» Avoid These Common Small Business Mistakes

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Avoid These Common Small Business MistakesStarting your own business is exciting and often the result of many years in the wedding industry, where you’ve proven your expertise. You know everything there is to know about your given profession, and you’re ready to share it with the world! Starting your own business, however, doesn’t always mean that you know everything there is to know about owning a business.

Knowing the basics of owning a small business is important. 46% of small businesses fail because of incompetence due to nonpayment of taxes, lack of planning, no knowledge of financing or no experience in record-keeping. 30% of businesses fail because of unbalanced experience or due to lack of managerial experience. It’s best to do your homework before getting started to know exactly what owning your own business means.

Read up on these common small business mistakes to keep your wedding and events business thriving!

Mixing personal and professional accounts

For many one-man (or woman) businesses, it’s easy to co-mingle business accounts with your professional accounts, since both accounts go directly to you. It may be a common practice, but it will cause problems for your business in the long run. You should maintain separate checking accounts and track expenses separately so when tax time rolls around, you’ll be able to see your records easily and file taxes appropriately. It’s also just good business sense – couples feel better about writing checks to businesses, not individuals. The more you separate yourself from your business, the more you will be perceived as a professional wedding business rather than a part-time weekend warrior.

Operating without proper licenses or permits

Along with separate bank accounts, your business should also be registered in a variety of ways. You’ll need to register your business name, register with the IRS in order to get a federal tax ID, register with your state tax office and register for the appropriate business licenses and permits. The U.S. Small Business Administration has a great step-by-step guide which explains the various ways you’ll need to register your small business. The main point here is that your business should be legitimate in the eyes of the government before you start accepting customers. If anything were to happen with a client, you’ll need to have your business covered and legally registered!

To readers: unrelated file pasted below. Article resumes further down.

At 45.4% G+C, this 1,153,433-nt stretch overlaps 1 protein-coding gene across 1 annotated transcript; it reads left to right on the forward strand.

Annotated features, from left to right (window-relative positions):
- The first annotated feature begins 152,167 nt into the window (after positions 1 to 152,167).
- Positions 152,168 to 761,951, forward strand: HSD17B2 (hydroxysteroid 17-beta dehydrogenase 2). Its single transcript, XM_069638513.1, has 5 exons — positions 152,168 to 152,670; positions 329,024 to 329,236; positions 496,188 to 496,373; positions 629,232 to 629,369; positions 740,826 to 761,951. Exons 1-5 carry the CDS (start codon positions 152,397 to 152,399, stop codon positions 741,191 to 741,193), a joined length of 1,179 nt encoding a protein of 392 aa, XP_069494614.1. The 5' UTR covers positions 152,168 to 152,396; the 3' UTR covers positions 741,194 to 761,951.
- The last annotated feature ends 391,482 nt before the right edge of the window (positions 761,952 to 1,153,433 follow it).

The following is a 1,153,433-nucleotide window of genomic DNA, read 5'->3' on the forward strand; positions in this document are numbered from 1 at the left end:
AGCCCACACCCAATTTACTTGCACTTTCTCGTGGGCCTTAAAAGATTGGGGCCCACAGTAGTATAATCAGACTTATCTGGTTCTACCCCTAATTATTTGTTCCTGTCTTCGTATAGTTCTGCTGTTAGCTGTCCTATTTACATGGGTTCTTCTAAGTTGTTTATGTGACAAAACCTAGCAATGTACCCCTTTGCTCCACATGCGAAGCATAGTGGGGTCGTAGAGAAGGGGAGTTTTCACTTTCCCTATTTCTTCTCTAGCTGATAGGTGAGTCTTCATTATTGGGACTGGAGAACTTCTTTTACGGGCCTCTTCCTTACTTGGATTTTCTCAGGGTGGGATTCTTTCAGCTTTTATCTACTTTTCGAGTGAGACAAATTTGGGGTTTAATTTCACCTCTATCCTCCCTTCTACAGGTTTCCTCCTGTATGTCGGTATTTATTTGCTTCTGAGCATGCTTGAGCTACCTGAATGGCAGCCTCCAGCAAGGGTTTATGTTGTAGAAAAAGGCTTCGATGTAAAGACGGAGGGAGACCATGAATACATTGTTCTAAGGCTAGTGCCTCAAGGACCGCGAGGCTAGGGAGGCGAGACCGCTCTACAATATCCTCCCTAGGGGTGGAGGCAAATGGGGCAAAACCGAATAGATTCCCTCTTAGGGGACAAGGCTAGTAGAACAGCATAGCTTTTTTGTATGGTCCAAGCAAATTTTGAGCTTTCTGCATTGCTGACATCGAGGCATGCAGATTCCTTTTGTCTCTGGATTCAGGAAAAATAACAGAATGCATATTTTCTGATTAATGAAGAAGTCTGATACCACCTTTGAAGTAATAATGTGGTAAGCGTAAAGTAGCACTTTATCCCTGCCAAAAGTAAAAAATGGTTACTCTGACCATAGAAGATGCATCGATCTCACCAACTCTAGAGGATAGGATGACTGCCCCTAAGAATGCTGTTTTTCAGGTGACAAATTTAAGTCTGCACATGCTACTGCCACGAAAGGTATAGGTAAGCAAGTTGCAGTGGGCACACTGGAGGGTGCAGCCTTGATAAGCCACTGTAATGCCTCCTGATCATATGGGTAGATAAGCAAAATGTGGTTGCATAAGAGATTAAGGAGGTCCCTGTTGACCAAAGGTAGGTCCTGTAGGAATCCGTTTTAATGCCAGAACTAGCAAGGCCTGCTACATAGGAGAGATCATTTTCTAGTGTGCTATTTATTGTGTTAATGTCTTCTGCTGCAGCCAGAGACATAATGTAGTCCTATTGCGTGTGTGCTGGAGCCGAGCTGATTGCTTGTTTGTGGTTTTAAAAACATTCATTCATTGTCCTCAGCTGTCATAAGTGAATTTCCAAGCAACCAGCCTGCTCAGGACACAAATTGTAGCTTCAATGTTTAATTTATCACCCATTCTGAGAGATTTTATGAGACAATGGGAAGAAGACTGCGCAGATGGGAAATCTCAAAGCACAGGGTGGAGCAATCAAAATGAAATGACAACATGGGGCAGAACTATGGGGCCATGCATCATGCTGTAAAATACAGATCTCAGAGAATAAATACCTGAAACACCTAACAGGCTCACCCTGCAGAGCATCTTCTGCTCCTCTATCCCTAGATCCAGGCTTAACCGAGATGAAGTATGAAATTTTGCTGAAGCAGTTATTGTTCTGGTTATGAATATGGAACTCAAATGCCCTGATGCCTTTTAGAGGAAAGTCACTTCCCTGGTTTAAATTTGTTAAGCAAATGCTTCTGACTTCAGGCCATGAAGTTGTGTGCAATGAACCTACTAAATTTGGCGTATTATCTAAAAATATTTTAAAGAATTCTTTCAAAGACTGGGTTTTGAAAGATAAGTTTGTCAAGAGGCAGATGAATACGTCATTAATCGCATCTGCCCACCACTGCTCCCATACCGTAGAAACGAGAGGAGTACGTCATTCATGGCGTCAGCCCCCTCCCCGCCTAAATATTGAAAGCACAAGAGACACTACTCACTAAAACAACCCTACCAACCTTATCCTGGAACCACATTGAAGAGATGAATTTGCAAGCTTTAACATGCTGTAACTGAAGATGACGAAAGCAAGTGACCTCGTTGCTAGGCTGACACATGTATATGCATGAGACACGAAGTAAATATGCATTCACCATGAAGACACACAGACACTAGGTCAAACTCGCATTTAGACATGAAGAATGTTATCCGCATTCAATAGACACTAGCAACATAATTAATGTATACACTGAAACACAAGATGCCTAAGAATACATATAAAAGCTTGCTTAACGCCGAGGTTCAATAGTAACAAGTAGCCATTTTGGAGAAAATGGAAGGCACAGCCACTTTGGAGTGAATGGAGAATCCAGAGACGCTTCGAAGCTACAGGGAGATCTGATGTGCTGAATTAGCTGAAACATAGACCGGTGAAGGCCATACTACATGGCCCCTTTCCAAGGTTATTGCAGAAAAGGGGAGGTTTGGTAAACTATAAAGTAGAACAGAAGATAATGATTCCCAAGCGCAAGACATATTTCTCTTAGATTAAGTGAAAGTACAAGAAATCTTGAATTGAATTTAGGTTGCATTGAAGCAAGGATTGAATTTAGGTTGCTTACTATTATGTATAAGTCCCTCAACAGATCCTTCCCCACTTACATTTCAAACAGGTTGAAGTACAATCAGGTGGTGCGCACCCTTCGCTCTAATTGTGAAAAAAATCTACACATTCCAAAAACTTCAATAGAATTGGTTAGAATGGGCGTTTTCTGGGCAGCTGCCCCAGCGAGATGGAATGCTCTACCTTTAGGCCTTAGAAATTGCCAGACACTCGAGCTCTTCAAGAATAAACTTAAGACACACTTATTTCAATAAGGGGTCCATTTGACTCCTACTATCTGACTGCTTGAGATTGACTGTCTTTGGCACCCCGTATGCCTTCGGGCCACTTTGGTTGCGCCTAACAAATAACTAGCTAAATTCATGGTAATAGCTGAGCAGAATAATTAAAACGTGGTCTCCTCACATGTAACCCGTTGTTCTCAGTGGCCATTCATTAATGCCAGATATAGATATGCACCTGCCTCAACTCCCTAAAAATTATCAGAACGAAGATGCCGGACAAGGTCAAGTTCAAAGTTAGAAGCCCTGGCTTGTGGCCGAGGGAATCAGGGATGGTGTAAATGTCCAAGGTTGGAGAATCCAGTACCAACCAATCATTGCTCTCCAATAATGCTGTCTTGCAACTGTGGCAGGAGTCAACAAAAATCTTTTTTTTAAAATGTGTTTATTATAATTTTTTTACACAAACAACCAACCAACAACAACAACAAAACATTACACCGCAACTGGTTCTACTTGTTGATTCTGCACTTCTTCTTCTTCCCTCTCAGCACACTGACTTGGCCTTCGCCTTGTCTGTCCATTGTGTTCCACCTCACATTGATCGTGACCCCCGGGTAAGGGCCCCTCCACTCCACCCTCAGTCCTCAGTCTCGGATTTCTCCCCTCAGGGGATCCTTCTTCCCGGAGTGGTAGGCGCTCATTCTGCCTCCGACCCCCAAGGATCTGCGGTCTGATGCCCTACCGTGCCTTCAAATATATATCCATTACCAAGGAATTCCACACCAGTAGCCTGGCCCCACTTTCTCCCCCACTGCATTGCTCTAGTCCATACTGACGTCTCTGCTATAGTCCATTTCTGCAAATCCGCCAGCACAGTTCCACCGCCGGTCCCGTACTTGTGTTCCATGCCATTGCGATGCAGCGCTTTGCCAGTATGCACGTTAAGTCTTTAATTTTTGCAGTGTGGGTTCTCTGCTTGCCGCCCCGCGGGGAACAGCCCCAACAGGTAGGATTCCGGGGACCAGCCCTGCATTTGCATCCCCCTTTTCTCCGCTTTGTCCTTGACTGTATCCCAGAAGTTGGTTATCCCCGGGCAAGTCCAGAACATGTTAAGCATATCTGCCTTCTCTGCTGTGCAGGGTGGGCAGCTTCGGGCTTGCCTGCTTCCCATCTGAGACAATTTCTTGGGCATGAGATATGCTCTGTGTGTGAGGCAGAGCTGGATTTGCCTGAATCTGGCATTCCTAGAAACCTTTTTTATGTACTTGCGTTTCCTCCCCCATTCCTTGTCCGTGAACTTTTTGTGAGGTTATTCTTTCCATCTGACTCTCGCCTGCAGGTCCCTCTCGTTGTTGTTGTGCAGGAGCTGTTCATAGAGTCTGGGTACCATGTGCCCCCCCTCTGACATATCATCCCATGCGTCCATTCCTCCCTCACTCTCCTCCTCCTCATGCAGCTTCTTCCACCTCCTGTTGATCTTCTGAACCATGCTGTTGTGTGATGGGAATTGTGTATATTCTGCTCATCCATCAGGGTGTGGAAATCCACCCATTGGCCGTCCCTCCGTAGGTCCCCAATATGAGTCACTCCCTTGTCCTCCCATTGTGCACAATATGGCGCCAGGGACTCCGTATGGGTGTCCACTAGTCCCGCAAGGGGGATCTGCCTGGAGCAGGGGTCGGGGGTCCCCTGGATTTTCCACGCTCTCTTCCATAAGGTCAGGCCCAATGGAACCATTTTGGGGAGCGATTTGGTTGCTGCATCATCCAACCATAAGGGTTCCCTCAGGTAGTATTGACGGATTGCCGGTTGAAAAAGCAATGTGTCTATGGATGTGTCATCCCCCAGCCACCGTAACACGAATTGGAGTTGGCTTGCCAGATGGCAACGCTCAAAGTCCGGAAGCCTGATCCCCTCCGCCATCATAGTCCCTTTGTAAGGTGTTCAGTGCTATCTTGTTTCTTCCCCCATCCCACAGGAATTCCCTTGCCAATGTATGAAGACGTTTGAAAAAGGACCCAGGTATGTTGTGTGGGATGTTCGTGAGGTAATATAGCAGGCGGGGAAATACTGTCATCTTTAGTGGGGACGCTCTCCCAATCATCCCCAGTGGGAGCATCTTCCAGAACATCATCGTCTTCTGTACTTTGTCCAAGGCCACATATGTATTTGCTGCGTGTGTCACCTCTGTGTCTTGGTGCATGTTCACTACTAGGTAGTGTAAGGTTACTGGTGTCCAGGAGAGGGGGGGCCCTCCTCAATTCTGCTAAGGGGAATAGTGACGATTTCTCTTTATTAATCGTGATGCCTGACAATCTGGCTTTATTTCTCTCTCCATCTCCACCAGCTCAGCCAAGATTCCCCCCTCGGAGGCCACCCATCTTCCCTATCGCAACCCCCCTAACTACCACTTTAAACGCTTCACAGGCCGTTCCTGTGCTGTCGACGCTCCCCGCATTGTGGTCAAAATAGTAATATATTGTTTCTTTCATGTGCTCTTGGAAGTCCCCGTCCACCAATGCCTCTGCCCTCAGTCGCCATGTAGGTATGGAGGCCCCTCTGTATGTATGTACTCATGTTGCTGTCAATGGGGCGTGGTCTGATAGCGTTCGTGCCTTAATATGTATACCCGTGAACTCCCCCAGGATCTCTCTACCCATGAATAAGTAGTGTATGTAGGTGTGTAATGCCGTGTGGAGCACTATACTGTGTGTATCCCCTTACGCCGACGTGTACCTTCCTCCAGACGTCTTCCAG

Failing to follow government regulations

As a small business owner, you are subject to certain laws and regulations that control the way you do business. Similar to getting the proper licenses, following government regulations are imperative to being fully operational. It can be a bit complicated to know exactly which regulations apply to your business, but the U.S. Small Business Administration does a good job of providing resources to help you figure out what to look out for! Your business is subject to laws that regulate the way you hire and employ others, how you conduct your finances, how you trademark or copyright your business and many other aspects of your business. Be sure to do the research to make sure your business is compliant.

Not hiring tangential professionals

This mistake is less related to the legalities of owning and operating a small business and more related to conventional wisdom: you might not think a lawyer or accountant is important until you really need one! Don’t skimp on securing an accountant to help you with your bookkeeping and tax filing – you’ll be thankful if you’re ever audited. If you don’t have the money to keep a lawyer on retainer (most don’t), at least have the name of a good lawyer in mind should you ever need one. Although a lot of advice can be found on the internet, there’s no replacement for the real thing.

For more small business basics, check out our post with HR basics every small business owner should know!